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<h1>Adding custom error pages to your SDF website</h1>
<hr />
<li><a href="#intro">Introduction</a></li>
<li><a href="#why">Why create a custom error page?</a></li>
<li><a href="#how">How to implement your custom error page</a></li>
<br />
<h2><a id="intro" />Introduction</h2>
<p>The HTTP protocol, which is used to retrieve documents (usually web
pages) from the internet for display in a web browser, provides a number of
<a href="">
standard error codes</a> to indicate conditions or status relative to
the process. The most widely known of these is the notorious code 404
- "File not found." This error may occur for a number of reasons,
but most commonly it indicates a broken link. Perhaps there is a
typographical error in your html, or maybe the document was moved to
a new location without the needed changes made to the referring
link. What happens at this point is that the web browser asking for
the missing document receives a special error message web page
instead. This page is usually provided by the server, but may in
some instances be generated by the browser. The error page may be
rather generic, or it may be customized for the originating site.
<h2><a id="why" /></a>Why create a custom error page?</h2>
<p>Good question! Generally, the error pages provided by the server are
adequate. On that basis, changing them isn't really required.
However, such messages also tend to be dull and often rather cryptic.
So, you might decide to create customized error messages for a
variety of reasons. <br />
For example:
<li>You may wish to create an error page which retains the look and
feel of your own site. This may increase the comfort level of your
viewers, since they won't necessarily feel like they have suddenly
been whisked away from what they were viewing into some mysterious
la-la land they'll have to crawl back from. Here is an example:
<a href="">Google's 404 page</a>
<li>Since the error may have been caused by a fault in your site,
you might want to direct the viewer to contact you about it, so that
you can fix the problem.
<li>You may want to provide the viewer with additional information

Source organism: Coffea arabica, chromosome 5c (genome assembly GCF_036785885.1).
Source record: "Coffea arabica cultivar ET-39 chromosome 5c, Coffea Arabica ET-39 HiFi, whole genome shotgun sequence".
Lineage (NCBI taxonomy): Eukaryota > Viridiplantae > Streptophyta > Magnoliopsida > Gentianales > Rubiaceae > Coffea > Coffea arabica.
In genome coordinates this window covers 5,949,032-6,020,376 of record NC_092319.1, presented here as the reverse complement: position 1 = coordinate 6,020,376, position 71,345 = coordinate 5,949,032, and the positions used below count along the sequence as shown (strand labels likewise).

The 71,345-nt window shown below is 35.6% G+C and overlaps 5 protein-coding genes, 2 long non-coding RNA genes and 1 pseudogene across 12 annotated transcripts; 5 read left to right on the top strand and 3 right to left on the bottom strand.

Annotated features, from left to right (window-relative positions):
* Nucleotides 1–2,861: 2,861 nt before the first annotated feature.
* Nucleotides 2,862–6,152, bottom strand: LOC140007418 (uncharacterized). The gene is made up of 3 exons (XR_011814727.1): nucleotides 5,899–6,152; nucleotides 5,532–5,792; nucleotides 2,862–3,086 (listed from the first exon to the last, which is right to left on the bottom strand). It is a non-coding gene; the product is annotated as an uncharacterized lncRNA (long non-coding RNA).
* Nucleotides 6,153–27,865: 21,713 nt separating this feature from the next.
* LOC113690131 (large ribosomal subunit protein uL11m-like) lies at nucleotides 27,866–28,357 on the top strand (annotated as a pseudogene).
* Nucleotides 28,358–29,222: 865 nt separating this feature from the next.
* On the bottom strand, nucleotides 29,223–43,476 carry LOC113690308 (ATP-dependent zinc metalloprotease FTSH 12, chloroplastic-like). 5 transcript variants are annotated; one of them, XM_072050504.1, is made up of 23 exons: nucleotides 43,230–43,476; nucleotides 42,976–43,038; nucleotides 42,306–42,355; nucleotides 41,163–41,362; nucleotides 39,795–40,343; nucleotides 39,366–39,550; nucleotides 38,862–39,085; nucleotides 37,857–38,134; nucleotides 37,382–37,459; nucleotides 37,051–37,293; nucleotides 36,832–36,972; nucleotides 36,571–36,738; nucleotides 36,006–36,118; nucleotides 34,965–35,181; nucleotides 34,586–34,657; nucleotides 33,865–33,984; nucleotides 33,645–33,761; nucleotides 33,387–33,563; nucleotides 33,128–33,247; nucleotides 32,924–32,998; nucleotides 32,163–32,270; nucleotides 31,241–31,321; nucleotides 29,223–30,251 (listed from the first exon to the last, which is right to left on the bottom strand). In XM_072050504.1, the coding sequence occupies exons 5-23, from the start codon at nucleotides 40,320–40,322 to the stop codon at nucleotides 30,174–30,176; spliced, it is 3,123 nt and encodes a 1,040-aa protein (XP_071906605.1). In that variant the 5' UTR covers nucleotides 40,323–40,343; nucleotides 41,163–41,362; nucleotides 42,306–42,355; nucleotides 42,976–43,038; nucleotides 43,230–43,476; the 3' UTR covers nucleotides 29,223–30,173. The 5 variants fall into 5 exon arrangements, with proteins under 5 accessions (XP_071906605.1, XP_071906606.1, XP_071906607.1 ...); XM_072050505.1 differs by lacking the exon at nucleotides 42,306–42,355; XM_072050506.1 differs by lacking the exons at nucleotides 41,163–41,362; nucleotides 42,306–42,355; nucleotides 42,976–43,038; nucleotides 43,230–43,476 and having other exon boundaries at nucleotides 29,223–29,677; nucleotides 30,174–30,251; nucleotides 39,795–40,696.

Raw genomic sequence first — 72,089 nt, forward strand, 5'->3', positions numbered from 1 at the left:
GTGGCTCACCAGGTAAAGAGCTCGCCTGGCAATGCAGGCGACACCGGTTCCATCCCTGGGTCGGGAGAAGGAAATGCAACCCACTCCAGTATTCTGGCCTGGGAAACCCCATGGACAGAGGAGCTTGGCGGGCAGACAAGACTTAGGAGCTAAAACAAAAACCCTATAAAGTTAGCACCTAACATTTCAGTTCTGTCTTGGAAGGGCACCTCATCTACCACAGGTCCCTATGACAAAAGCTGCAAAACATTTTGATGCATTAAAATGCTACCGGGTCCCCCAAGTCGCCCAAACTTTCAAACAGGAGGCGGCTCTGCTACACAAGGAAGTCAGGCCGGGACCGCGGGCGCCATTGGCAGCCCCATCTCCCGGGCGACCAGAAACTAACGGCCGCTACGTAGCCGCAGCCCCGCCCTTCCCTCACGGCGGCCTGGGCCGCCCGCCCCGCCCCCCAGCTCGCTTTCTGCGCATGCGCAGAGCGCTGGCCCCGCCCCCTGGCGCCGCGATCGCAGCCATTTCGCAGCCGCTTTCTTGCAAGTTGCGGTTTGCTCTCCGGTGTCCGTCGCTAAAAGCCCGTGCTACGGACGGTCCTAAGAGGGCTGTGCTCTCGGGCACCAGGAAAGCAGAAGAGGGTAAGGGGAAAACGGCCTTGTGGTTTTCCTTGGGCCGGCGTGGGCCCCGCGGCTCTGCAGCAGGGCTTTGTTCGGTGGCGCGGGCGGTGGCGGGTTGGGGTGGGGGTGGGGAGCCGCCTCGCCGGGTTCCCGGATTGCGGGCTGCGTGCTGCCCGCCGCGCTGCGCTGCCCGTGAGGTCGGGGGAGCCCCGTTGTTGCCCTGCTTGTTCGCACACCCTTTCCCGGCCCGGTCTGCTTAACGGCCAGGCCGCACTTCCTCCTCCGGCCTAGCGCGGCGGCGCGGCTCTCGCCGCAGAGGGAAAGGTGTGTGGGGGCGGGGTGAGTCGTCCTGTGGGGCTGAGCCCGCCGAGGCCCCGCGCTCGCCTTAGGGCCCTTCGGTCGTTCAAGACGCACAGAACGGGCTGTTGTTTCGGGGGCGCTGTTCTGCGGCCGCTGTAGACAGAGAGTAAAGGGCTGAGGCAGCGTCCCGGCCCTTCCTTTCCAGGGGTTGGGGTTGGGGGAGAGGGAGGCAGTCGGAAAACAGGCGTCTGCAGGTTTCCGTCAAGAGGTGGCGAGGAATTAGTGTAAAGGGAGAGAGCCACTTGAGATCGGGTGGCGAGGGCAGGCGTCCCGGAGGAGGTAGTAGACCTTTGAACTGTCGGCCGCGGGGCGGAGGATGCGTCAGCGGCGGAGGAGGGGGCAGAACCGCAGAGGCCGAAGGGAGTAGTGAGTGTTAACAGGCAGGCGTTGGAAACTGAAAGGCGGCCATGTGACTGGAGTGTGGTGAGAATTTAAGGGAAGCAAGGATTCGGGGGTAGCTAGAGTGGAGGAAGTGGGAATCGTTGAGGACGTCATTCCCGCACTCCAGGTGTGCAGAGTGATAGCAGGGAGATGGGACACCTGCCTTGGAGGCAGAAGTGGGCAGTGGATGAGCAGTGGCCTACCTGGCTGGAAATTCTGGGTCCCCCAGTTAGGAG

designed to help them resolve the issue themselves. This is useful
if the problem is caused not by your site but by some mistake the
user made in entering the URL, for example:
<a href="">Here</a> is an example
of that.
<li>And let's face it - most error pages are pretty dull. The 404
page in particular can be frustrating. So much so, in fact, that
people have even written spiteful
<a href="">songs</a>
about it!
<h2><a id="how" />How to implement your custom error page</h2>
<p>Now that you've decided you want to create a custom error page, you
probably want to know how to do it. In fact, on SDF this turns out to be
fairly easy. There are two basic steps involved:
<li>Create the custom error pages that you want displayed.</li>
<li>Create (or modify) the file <code>.htaccess</code> in the root of
your html directory structure.</li>
<p>Creating the custom error page itself is just like creating any other
web page. Thus, it is somewhat beyond the scope of this article, as
really you can do what you like. But if you are short of ideas, check
out <a href="">this</a> site.
<p>The key to making your custom error page work is in correctly
informing the Apache web server that you have created a custom document
and precisely indicating where that document is located. This is
accomplished through an entry in the <code>.htaccess</code> file.
<p>For the purposes of this discussion, we'll assume you already have
your website set up. The root folder of your html directory structure
is where you need to create <code>.htaccess,</code> or modify it if it
already exists. If you are logged into an SDF shell account, you can
generally get to this folder by entering this command:
<code>cd ~/html</code>
<p>If you are using SDF's vhost services, you need to change to the
directory for the website you are updating - it's probably a
subdirectory of the html directory. Once in the folder, you can create
or edit the file by entering:
<code>pico .htaccess</code>
<p>Of course, while pico is the editor I like to use, you have your
choice of several others and should feel free to use the one you like.
You can also create or edit the file on your own system and upload
it to SDF just as you would any other web document.
<p>With the Apache web server, as used on SDF, <code>.htaccess</code>
provides "a way to make configuration changes on a per-directory
basis." The complete use of this file is way beyond the scope of this
article, but more information is available
<a href="">here</a>.
<p>In our scenario, you are probably creating a new file, so you'll be
starting with a blank slate. You will need to create one line for each
error page that you define. To indicate to the server that you want to
use your own code 404 message, you'll need to add a line that is similar
to this one:
<code>ErrorDocument 404 /404.html</code>
<p><code>ErrorDocument</code> indicates that you are defining your own,
<code>404</code> is the error code you are taking responsibility for,
and <code>/404.html</code> is the name and location of your custom error
document. Please note that the "/" in front of the file name is
necessary on SDF for the relative path to work. And if you place the
document in a subdirectory off your html root, you need to indcate that
path in <code>.htaccess</code>, If you are creating custom pages for
additional codes, simply add the appropriate lines in
<p>After making your changes, it may be a good idea to reset
the permissions on your website by entering the command:
<code>mkhomepg -p</code>
<p>And that is pretty much all there is to it! </p>
<hr />
$Id: errorpage.html,v 1.5 2017/05/25 02:25:27 bradmac Exp $